By Aron Tolentino
In the movie Forrest Gump there was a line that became famous which says, “Life is like a box of chocolates. You never know what you’re gonna get”. Many of us can relate to this, especially now that we just entered the New Year. We realize that life is just filled with uncertainties—with regards to our health, career, finances, relationships, to name a few. Just like the previous years, this one will also bring surprises.
But while we know that life is filled with uncertainties, we can be certain about who God is. And so as we cross from one year to another, here’s a great story that will encourage us… the story of Joshua and his generation crossing the Jordan River in an amazing fashion.
14 So when the people broke camp to cross the Jordan, the priests carrying the ark of the covenant went ahead of them. 15 Now the Jordan is at flood stage all during harvest. Yet as soon as the priests who carried the ark reached the Jordan and their feet touched the water’s edge, 16 the water from upstream stopped flowing. It piled up in a heap a great distance away, at a town called Adam in the vicinity of Zarethan, while the water flowing down to the Sea of the Arabah (that is, the Dead Sea) was completely cut off. So the people crossed over opposite Jericho. 17 The priests who carried the ark of the covenant of the Lord stopped in the middle of the Jordan and stood on dry ground, while all Israel passed by until the whole nation had completed the crossing on dry ground. (NIV)
The crossing of the Jordan River is symbolic. Remember, the Israelites spent 40 years in the wilderness. But this chapter in their history is about to end. At this time, Moses already passed away and Joshua succeeded him as the nation’s leader. In this new chapter, God is going to fulfill His covenant of the Promised Land for Israel, the land of Canaan. This event signifies the end of the wilderness chapter and that a new one has begun.
God marked this important event with a miracle of stemming the flow of the river so the Israelites could cross it. And He wanted this young generation to remember what happened, the obstacle they faced, and what God did to deliver them. After crossing the river, God commanded the Israelites to build a memorial. In Chapter 4 God said,
2 “Choose twelve men from among the people, one from each tribe, 3 and tell them to take up twelve stones from the middle of the Jordan, from right where the priests are standing, and carry them over with you and put them down at the place where you stay tonight.”4 So Joshua called together the twelve men he had appointed from the Israelites, one from each tribe, 5 and said to them, “Go over before the ark of the Lord your God into the middle of the Jordan. Each of you is to take up a stone on his shoulder, according to the number of the tribes of the Israelites, 6 to serve as a sign among you. In the future, when your children ask you, ‘What do these stones mean?’ 7 tell them that the flow of the Jordan was cut off before the ark of the covenant of the Lord. When it crossed the Jordan, the waters of the Jordan were cut off. These stones are to be a memorial to the people of Israel forever.” (NIV)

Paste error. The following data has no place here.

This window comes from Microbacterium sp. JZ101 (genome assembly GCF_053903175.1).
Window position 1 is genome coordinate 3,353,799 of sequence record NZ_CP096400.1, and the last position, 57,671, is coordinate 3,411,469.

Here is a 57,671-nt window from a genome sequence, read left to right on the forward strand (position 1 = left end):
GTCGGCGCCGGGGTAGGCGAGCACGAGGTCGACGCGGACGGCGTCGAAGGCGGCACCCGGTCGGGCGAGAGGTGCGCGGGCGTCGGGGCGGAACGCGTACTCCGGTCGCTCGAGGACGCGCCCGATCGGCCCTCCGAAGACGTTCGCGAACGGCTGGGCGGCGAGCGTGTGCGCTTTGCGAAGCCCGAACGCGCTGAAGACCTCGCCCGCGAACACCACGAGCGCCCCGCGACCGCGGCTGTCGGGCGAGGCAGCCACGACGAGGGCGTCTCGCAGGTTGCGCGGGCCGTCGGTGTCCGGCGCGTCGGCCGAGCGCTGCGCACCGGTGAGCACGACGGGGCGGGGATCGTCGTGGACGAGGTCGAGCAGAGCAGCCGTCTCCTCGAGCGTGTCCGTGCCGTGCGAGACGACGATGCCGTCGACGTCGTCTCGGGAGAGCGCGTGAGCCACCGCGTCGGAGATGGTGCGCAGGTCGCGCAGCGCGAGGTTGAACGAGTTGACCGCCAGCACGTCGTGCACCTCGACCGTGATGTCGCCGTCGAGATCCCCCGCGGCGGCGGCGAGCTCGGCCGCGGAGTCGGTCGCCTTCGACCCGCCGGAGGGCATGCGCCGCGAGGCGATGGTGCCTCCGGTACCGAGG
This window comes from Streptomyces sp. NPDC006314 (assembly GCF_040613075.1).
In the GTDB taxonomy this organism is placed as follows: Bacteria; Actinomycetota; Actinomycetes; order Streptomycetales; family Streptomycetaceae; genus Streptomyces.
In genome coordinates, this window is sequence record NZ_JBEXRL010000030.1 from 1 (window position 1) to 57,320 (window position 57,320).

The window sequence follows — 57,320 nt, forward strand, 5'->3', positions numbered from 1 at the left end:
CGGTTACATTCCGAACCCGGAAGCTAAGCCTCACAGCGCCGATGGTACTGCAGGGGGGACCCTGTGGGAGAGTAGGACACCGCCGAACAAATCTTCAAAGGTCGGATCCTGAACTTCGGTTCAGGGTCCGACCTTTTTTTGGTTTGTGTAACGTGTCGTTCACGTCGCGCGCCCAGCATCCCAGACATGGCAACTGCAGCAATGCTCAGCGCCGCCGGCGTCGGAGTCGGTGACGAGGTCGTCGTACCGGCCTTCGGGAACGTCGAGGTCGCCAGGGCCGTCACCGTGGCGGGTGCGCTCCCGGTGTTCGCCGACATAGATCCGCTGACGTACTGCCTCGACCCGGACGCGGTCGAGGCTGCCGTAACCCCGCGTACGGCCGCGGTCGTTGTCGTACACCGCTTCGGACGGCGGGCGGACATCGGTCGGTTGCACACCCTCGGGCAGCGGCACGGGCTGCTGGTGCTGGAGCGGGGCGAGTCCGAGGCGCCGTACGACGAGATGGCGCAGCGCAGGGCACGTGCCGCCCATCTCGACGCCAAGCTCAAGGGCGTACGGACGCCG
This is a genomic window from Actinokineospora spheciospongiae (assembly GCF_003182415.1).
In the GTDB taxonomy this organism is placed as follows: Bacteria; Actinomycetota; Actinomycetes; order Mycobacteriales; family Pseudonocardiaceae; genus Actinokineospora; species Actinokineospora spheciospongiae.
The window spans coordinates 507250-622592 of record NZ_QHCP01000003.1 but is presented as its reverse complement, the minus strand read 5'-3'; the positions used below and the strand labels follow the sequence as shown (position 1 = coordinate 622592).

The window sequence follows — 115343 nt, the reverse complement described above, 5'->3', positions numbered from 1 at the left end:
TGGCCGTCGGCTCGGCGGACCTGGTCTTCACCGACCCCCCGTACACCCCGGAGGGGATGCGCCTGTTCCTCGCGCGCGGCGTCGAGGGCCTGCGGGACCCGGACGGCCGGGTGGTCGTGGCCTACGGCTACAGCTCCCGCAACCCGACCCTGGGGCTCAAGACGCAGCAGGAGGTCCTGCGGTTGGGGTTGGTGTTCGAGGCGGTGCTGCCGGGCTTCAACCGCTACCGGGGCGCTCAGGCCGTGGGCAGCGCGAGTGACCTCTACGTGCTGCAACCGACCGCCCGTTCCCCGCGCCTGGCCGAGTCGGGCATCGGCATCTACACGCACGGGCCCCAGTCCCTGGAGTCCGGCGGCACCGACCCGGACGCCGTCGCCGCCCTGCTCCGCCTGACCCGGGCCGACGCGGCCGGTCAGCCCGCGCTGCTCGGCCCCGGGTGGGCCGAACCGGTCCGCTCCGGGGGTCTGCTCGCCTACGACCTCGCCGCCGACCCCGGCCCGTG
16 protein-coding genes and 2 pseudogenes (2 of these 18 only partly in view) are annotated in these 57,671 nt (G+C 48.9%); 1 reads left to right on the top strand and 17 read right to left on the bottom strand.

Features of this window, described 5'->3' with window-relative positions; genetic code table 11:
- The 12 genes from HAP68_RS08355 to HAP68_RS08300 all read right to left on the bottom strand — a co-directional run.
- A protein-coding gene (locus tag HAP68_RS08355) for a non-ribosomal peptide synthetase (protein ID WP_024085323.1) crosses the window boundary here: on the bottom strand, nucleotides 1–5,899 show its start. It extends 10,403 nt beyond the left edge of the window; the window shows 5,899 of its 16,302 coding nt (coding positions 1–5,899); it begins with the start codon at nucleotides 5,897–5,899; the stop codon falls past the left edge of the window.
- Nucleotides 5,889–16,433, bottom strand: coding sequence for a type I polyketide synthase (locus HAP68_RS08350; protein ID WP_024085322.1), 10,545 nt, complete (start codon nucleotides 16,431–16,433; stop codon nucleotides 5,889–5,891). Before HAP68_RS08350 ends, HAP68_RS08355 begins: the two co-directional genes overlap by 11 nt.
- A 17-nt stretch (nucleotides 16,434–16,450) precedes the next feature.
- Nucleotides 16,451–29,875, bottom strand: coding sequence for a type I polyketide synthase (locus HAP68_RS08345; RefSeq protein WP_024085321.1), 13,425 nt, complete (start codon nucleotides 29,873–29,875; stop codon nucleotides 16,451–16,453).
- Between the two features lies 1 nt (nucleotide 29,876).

What a way for the Israelites to remember God and this event – by taking twelve stones right from the middle of the Jordan River to remind them how they crossed the river on dry ground. God knew they needed to bring this memory with them as they face a new chapter in their life. A chapter filled with uncertainties.
Now we know how their story goes when it comes to the Israelites claiming the land God promised to them. But at that time, Joshua and the Israelites didn’t. What they knew was that they were up against nations in Canaan that were far more equipped, militarily speaking. In comparison, they were young, inexperienced, and outclassed. What they were holding on to was the covenant of God to them, His people. And the stone memorial was to remind them that God is faithful and true. That the God who brought them though the desert and across the river is the same God who will bring them to the Promised Land.
As we face 2018 and its uncertainties, we can also bring with us encouragement by carrying over a memorial from our past year into our new year. A memorial – tangible or intangible – but something that will remind us of who God is and what He has done for us. A memorial that will remind us that God is faithful and true. A memorial that will remind us that the God who sustained us in the past years will be the same God who will carry us through this year.
Having said that, allow me to ask, “What is your memorial?”